Anda/Egg Bhurji - Indian Style Scrambled Eggs

A quick and easy and utterly delicious breakfast dish that you can eat for lunch and dinner - that's Anda (Egg) Bhurji for me. It is made every other weekend for breakfast, it's a staple in Sam's lunch box and a dinnertime favorite on hurried weeknights. Me and Sam are in awe and in love with this versatile dish since we were kids. It was also my Mom's go to dish on hurried mornings too.

Anda (Egg) Bhurji is essentially a distant Indian cousin of Scrambled Eggs. I say distant because though the resultant dish looks similar, the cooking process is completely different.

The Western style Scrambles Egg is all about the fluffy texture and cooking it low and slow. You need to whisk the heck out of the eggs (with a splash of milk) to incorporate as much air as possible. Then it is cooked on a buttered skillet over gentle heat till it is barely set. A creamy, dreamy fluff ball that absolutely melts in your mouth. A divinely delicious concoction in it own right.

The Indian cousin, the Anda Bhurji, is a riotous mix of colors, spices and a distinct character echoing the city it is made in. Anything from cumin seed to mustard seed; coriander powder to garam masala; with tomatoes or without tomatoes; curry leaves to coriander leaves, anything and everything can go into your Bhurji and each version is as delicious as the next.

The onions and the spices are cooked first, followed by lightly whisked eggs , all of which, is tossed and turned over high heat with rapid strokes, till it the eggs are cooked through and resembles small crumbs. It is usually finished with a handful of fresh Cilantro and a pat of butter.

Though the most of the Anda Bhurji recipes has some or the other spices, the version I grew up on is on the milder side. No overpowering flavor of coriander or red chili or garam masala powder in my recipe. The eggs takes the center stage along with the aroma from the minced ginger and garlic, aptly supported by the crunchy bell peppers and onions. The heat comes from the finely minced green chilies. A handful of Cilantro (coriander leaves) brings a burst of freshness and a pat of butter seals the deal. Simple, elegant and wholesome.

Anda Bhurji is traditionally eaten for breakfast with a side of buttered toast or bread. If I'm making it for breakfast, I love having it just on its own. Sam loves sandwiching it between slices of bread and grilling it. For lunch or dinner, we love having it with fresh hot rotis, just off the stove.
And now for the recipe.

Recipe Snapshot: Aanda/Egg Bhurji - Indian Style Scrambled Eggs

Serves: 2 serving
(1 serving = 1/2cup)

What I used:
Egg - 4

Onion - About 2 tablespoons, finely chopped (1 small sized or 1/2 of a medium sized or 1/4 of a large one)

Bell Peppers (any color) - 1/4 cup, diced (1 medium sized or 1/2 of a large one) ( I used a little of red, green, yellow and orange)

Ginger - 1 tsp, finely minced (1 small knob)

Garlic - 1 fat or 2 regular sized cloves, finely minced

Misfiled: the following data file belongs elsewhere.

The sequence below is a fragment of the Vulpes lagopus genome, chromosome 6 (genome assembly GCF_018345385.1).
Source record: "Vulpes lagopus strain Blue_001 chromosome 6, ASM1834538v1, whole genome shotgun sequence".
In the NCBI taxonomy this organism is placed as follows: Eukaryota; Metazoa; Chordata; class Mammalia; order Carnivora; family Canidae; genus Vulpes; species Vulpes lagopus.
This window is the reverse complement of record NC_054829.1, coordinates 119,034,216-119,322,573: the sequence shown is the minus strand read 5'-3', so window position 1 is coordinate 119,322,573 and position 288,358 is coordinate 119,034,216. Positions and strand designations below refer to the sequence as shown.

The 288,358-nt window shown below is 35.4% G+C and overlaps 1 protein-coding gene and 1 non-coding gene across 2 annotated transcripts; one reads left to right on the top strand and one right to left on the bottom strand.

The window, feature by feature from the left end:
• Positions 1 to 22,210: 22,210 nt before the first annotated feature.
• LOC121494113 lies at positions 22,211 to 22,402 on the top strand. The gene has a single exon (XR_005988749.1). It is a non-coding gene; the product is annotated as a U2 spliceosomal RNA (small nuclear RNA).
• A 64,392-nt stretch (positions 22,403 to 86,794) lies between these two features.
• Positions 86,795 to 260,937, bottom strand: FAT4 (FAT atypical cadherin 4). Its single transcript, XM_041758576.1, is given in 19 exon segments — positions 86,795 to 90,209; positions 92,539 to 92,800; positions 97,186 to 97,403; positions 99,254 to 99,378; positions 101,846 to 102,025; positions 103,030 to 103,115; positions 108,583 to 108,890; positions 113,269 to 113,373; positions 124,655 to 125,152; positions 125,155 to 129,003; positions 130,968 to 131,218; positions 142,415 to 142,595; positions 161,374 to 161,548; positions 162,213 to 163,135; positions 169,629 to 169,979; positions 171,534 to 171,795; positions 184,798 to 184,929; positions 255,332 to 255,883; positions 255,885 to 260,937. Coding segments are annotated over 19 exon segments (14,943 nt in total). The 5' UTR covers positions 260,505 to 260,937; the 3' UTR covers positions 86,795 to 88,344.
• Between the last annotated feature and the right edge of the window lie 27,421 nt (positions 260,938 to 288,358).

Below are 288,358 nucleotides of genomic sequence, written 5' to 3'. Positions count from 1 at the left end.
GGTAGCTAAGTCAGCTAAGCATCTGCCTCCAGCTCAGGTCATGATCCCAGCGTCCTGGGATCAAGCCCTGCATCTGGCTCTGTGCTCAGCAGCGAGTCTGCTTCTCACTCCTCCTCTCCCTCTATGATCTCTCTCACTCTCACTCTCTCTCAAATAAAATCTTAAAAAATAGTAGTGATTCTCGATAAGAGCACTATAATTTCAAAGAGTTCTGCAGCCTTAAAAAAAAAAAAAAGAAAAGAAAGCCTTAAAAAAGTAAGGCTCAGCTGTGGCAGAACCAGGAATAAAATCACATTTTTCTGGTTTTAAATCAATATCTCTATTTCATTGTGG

Green Chilies - 2, finely chopped

Turmeric Powder - just a pinch, about 1/8 tsp (optional, but it gives a nice golden glow)

Milk - just a splash, about 1 tablespoon (optional)

Cilantro/Coriander leaves - 1 generous handful, finely chopped

Salt and Black Pepper to taste

A dab of salted butter (optional but so worth it!)

What I did:
1. Crack 4 eggs in a large bowl. Add a splash of milk if you want. Add a fat pinch of salt and black pepper and whisk it till smooth and frothy. Keep aside.

2. Heat oil in a pan over medium heat. For a more scrumptious version heat up some good salted butter. Add the finely minced ginger and garlic. No paste just super finely minced.

3. Once the ginger and garlic are aromatic, add the onions and chopped green chilies and saute till soft. Add a pinch of turmeric at this point.

4. Add your veggies of choice. I prefer only bell peppers (green or in any array of colors) in my bhurji. But you can add finely diced carrots, mushroom, tomatoes etc. too.

5. Once all the veggies are slightly soft, check for seasoning and adjust. Remember the eggs are also seasoned, so go light.

6. Now add the whisked eggs. Combine the eggs with the onion-bell pepper masala, stirring the mix gently but continuously, till small crumbs are formed. Keep stirring and whisking till the eggs are coagulated and thoroughly cooked.

7. Take it off the flames and add a lot of chopped coriander leaves/cilantro for that bust of freshness. The cilantro livens up the bhurji.

8. Add a dab of "Amul butter" or any salted butter. It just takes the dish to a whole new level. This is an optional step but totally worth it. Serve hot with bread of choice. It mostly homemade chapati/rotis for us.

Notes/Tip: Do not restrict this delicious Aanda/Egg Bhurji as a side dish to roti or chapati. Stuff it in a sandwich or wrap it in a tortilla for a quick, filling and delicious lunch.

Diabetic Platter:
Eggs have long been recognized as a source of high-quality protein. The World Health Organization (WHO) and other public health authorities actually use eggs as their reference standard for evaluating the protein quality in all other foods. Egg protein is usually referred to as "HBV" protein, meaning protein with High Biological Value. Since eggs are used as the reference standard for food protein, they score 100% on the HBV chart. The high quality of egg protein is based on the mixture of amino acids it contains. (Amino acids are the building blocks for making proteins.) Eggs provide a complete range of amino acids, including branched chain amino acids (leucine, isoleucine, valine), sulfur-containing amino acids (methionine, cysteine), lysine, tryptophan, and all other essential amino acids. Their protein is sometimes referred to as a "complete protein" for this reason.



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